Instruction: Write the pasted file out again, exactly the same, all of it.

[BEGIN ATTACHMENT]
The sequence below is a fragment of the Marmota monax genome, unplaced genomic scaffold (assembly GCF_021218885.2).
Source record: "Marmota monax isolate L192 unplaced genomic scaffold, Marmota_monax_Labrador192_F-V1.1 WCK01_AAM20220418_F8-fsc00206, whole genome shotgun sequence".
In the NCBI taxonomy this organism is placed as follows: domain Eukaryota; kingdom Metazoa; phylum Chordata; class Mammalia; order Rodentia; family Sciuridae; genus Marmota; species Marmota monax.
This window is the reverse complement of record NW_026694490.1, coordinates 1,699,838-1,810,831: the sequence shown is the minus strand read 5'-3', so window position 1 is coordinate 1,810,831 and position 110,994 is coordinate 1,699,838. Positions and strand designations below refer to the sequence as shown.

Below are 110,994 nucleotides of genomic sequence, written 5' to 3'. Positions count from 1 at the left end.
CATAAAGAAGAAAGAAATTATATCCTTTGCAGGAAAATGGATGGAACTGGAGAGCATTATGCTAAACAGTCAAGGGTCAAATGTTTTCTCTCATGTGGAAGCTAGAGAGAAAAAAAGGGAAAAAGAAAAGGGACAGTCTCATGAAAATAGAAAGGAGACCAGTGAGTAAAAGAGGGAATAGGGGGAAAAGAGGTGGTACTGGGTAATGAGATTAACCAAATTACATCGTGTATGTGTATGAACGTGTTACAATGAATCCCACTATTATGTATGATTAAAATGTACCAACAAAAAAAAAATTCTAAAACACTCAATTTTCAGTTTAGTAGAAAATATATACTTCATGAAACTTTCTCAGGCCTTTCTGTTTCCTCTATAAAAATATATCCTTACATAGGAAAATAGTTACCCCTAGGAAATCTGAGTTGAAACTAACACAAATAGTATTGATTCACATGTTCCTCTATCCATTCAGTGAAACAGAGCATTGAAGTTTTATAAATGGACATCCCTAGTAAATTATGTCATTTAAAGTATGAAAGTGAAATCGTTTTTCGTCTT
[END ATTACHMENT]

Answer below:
The sequence below is a fragment of the Marmota monax genome, unplaced genomic scaffold (assembly GCF_021218885.2).
Source record: "Marmota monax isolate L192 unplaced genomic scaffold, Marmota_monax_Labrador192_F-V1.1 WCK01_AAM20220418_F8-fsc00206, whole genome shotgun sequence".
In the NCBI taxonomy this organism is placed as follows: domain Eukaryota; kingdom Metazoa; phylum Chordata; class Mammalia; order Rodentia; family Sciuridae; genus Marmota; species Marmota monax.
This window is the reverse complement of record NW_026694490.1, coordinates 1,699,838-1,810,831: the sequence shown is the minus strand read 5'-3', so window position 1 is coordinate 1,810,831 and position 110,994 is coordinate 1,699,838. Positions and strand designations below refer to the sequence as shown.

Below are 110,994 nucleotides of genomic sequence, written 5' to 3'. Positions count from 1 at the left end.
CATAAAGAAGAAAGAAATTATATCCTTTGCAGGAAAATGGATGGAACTGGAGAGCATTATGCTAAACAGTCAAGGGTCAAATGTTTTCTCTCATGTGGAAGCTAGAGAGAAAAAAAGGGAAAAAGAAAAGGGACAGTCTCATGAAAATAGAAAGGAGACCAGTGAGTAAAAGAGGGAATAGGGGGAAAAGAGGTGGTACTGGGTAATGAGATTAACCAAATTACATCGTGTATGTGTATGAACGTGTTACAATGAATCCCACTATTATGTATGATTAAAATGTACCAACAAAAAAAAAATTCTAAAACACTCAATTTTCAGTTTAGTAGAAAATATATACTTCATGAAACTTTCTCAGGCCTTTCTGTTTCCTCTATAAAAATATATCCTTACATAGGAAAATAGTTACCCCTAGGAAATCTGAGTTGAAACTAACACAAATAGTATTGATTCACATGTTCCTCTATCCATTCAGTGAAACAGAGCATTGAAGTTTTATAAATGGACATCCCTAGTAAATTATGTCATTTAAAGTATGAAAGTGAAATCGTTTTTCGTCTT